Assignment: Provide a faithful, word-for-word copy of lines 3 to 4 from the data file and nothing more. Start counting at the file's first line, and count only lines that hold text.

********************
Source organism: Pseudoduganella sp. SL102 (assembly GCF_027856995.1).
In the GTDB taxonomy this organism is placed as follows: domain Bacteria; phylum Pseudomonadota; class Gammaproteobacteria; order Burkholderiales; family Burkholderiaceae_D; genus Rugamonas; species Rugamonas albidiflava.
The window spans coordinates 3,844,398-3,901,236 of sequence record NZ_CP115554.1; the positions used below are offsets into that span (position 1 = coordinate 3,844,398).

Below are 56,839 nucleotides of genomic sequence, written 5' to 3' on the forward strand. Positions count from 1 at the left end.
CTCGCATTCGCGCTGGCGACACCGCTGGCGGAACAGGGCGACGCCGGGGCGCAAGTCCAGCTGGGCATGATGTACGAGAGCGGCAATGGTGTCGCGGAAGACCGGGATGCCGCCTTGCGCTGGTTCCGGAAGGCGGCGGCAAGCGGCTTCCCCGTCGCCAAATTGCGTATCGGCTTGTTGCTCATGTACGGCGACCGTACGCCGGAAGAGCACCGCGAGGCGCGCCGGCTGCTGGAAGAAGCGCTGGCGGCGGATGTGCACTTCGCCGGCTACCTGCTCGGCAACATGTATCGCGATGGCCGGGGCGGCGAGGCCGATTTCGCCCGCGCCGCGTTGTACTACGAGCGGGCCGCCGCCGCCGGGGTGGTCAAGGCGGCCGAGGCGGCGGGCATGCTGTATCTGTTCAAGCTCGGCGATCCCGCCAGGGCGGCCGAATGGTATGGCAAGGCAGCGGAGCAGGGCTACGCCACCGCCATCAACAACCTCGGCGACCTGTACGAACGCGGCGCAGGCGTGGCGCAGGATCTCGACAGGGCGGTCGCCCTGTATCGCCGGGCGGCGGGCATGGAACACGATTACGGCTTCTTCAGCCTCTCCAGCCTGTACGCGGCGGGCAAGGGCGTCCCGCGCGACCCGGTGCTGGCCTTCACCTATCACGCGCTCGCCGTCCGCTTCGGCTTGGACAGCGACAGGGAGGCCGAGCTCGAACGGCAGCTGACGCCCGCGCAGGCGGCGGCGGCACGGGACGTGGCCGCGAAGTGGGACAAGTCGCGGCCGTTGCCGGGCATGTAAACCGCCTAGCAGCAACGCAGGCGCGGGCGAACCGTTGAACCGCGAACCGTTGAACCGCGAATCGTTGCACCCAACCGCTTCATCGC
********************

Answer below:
The window spans coordinates 3,844,398-3,901,236 of sequence record NZ_CP115554.1; the positions used below are offsets into that span (position 1 = coordinate 3,844,398).

Below are 56,839 nucleotides of genomic sequence, written 5' to 3' on the forward strand. Positions count from 1 at the left end.